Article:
Not until the mid-1970s did Congress amend the Federal Election Campaign Act of 1971 to provide for the public financing of presidential elections.[13] In 1976, the first year of public financing for presidential campaigns, $71.4 million was paid out to candidates.[14]

Current public financing of presidential elections

Qualification and funding source

In order to qualify for public funds, presidential candidates must meet eligibility requirements determined by the Federal Election Commission, the body which also determines the amount to be given to each candidate or party at different stages in the election.

Check-off program

Public funds for presidential elections come from U.S. taxpayers who have the option of "checking off" $3 per year on their 1040 federal income tax return forms to be given to the government's Presidential Election Campaign Fund.[15] [16] Only 10 percent of Americans participated in the checkoff program in 2006, while 90 percent of Americans declined to contribute.[17]

Primary funding

Public financing during the primary process is provided through federal "matching funds." Candidates seeking nominations by a party are eligible, and individual contributions of up to $250 are matched by the government. In order to qualify for matching funds, a candidate must receive individual contributions for amounts under $250 which total $5,000 in each of 20 states.[18]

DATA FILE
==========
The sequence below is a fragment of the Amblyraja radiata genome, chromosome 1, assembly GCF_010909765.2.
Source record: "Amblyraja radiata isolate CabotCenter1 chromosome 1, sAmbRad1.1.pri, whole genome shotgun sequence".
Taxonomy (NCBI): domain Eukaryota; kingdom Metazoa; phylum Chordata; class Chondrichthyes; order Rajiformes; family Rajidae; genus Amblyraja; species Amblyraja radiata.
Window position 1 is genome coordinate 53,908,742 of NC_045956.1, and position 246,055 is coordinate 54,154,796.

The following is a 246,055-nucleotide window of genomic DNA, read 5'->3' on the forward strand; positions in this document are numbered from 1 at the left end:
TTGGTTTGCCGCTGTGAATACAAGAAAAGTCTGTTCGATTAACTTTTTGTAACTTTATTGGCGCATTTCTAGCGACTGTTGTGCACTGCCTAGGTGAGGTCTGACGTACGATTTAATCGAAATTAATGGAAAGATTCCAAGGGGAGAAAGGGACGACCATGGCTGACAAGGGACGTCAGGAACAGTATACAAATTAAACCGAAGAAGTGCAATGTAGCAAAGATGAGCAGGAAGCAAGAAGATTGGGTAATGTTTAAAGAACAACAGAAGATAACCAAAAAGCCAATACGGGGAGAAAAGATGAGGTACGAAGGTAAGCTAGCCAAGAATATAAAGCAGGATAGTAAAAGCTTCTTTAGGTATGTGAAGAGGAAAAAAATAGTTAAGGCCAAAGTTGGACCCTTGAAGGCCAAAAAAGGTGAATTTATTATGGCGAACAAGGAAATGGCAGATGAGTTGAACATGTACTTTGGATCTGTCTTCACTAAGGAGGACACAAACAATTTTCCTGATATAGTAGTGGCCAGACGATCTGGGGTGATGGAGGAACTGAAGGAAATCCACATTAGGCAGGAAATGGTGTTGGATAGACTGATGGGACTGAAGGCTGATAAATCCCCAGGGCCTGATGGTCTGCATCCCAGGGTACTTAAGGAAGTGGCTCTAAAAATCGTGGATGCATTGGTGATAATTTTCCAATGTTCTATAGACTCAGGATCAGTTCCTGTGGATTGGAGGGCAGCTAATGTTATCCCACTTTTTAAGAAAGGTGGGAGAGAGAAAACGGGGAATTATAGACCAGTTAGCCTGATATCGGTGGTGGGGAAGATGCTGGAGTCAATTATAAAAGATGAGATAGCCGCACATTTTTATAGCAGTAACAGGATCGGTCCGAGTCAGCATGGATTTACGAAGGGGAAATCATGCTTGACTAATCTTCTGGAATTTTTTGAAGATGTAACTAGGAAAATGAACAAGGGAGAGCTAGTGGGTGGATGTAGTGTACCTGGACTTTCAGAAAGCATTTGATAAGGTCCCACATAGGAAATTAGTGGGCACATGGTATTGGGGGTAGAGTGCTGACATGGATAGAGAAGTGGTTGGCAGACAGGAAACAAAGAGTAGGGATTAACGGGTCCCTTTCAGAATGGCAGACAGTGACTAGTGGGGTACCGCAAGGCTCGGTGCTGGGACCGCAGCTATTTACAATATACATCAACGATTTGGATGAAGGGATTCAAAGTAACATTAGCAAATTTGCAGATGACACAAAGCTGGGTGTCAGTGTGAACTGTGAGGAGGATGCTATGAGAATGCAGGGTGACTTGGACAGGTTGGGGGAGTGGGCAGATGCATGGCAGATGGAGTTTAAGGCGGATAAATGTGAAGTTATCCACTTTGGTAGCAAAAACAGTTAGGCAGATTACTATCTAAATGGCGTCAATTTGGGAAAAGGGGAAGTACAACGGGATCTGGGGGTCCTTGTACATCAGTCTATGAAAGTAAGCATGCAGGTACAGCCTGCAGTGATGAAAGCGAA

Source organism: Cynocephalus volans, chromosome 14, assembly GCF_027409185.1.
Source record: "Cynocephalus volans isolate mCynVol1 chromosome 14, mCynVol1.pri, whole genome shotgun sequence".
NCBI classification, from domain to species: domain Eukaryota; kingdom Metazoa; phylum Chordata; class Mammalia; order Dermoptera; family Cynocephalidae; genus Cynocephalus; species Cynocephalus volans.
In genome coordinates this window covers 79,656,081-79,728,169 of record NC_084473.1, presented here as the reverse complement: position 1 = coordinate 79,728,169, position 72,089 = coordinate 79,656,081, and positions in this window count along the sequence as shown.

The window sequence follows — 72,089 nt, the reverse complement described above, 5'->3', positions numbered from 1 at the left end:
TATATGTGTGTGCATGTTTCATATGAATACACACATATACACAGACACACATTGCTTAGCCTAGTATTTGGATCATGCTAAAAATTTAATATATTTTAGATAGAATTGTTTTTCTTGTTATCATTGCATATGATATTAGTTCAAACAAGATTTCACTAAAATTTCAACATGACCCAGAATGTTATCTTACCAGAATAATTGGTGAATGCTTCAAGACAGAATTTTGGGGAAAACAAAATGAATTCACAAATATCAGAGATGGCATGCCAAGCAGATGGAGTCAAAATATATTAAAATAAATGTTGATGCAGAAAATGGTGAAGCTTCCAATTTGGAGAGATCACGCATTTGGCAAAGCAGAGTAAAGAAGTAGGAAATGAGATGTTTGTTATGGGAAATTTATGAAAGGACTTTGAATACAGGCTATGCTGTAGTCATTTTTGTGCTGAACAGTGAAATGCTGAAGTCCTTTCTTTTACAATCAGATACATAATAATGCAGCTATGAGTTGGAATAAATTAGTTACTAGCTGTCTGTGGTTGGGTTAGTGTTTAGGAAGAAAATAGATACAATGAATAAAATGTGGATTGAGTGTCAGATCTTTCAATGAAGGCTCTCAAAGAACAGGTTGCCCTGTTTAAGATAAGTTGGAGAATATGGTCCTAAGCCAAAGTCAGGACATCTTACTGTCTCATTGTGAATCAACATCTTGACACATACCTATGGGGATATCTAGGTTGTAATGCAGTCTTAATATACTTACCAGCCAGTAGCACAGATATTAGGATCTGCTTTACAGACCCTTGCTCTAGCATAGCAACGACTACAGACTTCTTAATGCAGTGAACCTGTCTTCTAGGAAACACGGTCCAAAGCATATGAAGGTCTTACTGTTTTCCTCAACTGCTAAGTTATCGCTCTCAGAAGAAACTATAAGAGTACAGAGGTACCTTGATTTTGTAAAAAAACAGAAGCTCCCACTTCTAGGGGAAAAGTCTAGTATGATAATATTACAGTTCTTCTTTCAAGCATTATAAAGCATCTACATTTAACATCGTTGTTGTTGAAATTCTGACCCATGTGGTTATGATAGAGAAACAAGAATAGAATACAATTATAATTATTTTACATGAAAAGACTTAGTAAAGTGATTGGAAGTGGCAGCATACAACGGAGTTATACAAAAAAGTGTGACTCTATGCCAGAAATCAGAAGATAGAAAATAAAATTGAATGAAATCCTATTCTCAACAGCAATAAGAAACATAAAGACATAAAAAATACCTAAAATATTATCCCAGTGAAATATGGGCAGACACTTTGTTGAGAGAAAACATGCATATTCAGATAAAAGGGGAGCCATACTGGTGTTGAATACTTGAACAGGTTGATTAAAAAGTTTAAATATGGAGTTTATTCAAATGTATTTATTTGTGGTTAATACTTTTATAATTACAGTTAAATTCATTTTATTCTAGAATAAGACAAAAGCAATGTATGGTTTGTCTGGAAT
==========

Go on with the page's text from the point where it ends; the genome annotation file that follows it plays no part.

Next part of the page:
In 2004, the national spending limit during this process, based on Cost of Living Adjustments (COLA) to the original $10 million cap, was $37.31 million.[19]

General election funding

Major party candidates in 2004 received $74.26 million for their campaigns based on a COLA adjustment to the original $20 million limit. Minor party candidates are able to receive funds as well if the party's candidate received between 5 and 25 percent of the vote in the preceding presidential election. The amount allocated to a minor party candidate is based on the ratio of the vote that party received in the prior election compared with the vote received by the major party candidates.[20]

If a candidate elects to receive federal funding during the general election, he or she cannot spend privately-raised funds after party nominating conventions.[21]

Movement away from accepting public funding

Candidates have increasingly moved away from accepting public funds, as they can raise more money throughout the primary, nomination, and general election processes through strictly private contributions.[22]

In 2000, George W. Bush became the first major party candidate to decline public funds for the primary process, and in 2004 Bush, Sen. John Kerry (D-Mass.) and Gov. Howard Dean (D-Vt.) did not accept public funds during the primaries.[23]